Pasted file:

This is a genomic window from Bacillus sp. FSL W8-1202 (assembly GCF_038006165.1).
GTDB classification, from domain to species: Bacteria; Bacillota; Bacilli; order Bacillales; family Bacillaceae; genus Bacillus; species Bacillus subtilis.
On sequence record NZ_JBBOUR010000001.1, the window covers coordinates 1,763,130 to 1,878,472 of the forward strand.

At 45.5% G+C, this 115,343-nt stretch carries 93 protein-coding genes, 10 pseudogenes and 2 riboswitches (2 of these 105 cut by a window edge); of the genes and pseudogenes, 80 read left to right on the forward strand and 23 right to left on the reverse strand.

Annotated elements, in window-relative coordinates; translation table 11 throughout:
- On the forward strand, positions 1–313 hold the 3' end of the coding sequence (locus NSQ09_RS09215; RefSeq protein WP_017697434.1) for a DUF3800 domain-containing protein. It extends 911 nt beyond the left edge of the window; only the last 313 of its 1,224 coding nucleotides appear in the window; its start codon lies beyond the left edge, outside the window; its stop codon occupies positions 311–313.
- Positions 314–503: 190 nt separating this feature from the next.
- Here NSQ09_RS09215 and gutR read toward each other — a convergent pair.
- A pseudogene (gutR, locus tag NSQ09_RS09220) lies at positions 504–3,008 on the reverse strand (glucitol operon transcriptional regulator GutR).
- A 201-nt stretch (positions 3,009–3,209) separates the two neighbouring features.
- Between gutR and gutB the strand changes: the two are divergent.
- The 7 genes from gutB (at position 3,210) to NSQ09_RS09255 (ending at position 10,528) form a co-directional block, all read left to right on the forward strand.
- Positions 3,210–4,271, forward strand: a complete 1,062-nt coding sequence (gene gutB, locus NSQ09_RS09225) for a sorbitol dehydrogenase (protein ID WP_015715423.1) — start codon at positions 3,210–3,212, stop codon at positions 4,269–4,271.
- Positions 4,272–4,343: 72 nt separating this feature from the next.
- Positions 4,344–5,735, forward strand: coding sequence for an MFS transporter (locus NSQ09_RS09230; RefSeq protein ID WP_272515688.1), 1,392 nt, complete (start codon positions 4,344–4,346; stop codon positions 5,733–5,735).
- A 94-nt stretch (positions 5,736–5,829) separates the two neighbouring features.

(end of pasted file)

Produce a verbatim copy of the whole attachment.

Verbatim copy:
This is a genomic window from Bacillus sp. FSL W8-1202 (assembly GCF_038006165.1).
GTDB classification, from domain to species: Bacteria; Bacillota; Bacilli; order Bacillales; family Bacillaceae; genus Bacillus; species Bacillus subtilis.
On sequence record NZ_JBBOUR010000001.1, the window covers coordinates 1,763,130 to 1,878,472 of the forward strand.

At 45.5% G+C, this 115,343-nt stretch carries 93 protein-coding genes, 10 pseudogenes and 2 riboswitches (2 of these 105 cut by a window edge); of the genes and pseudogenes, 80 read left to right on the forward strand and 23 right to left on the reverse strand.

Annotated elements, in window-relative coordinates; translation table 11 throughout:
- On the forward strand, positions 1–313 hold the 3' end of the coding sequence (locus NSQ09_RS09215; RefSeq protein WP_017697434.1) for a DUF3800 domain-containing protein. It extends 911 nt beyond the left edge of the window; only the last 313 of its 1,224 coding nucleotides appear in the window; its start codon lies beyond the left edge, outside the window; its stop codon occupies positions 311–313.
- Positions 314–503: 190 nt separating this feature from the next.
- Here NSQ09_RS09215 and gutR read toward each other — a convergent pair.
- A pseudogene (gutR, locus tag NSQ09_RS09220) lies at positions 504–3,008 on the reverse strand (glucitol operon transcriptional regulator GutR).
- A 201-nt stretch (positions 3,009–3,209) separates the two neighbouring features.
- Between gutR and gutB the strand changes: the two are divergent.
- The 7 genes from gutB (at position 3,210) to NSQ09_RS09255 (ending at position 10,528) form a co-directional block, all read left to right on the forward strand.
- Positions 3,210–4,271, forward strand: a complete 1,062-nt coding sequence (gene gutB, locus NSQ09_RS09225) for a sorbitol dehydrogenase (protein ID WP_015715423.1) — start codon at positions 3,210–3,212, stop codon at positions 4,269–4,271.
- Positions 4,272–4,343: 72 nt separating this feature from the next.
- Positions 4,344–5,735, forward strand: coding sequence for an MFS transporter (locus NSQ09_RS09230; RefSeq protein ID WP_272515688.1), 1,392 nt, complete (start codon positions 4,344–4,346; stop codon positions 5,733–5,735).
- A 94-nt stretch (positions 5,736–5,829) separates the two neighbouring features.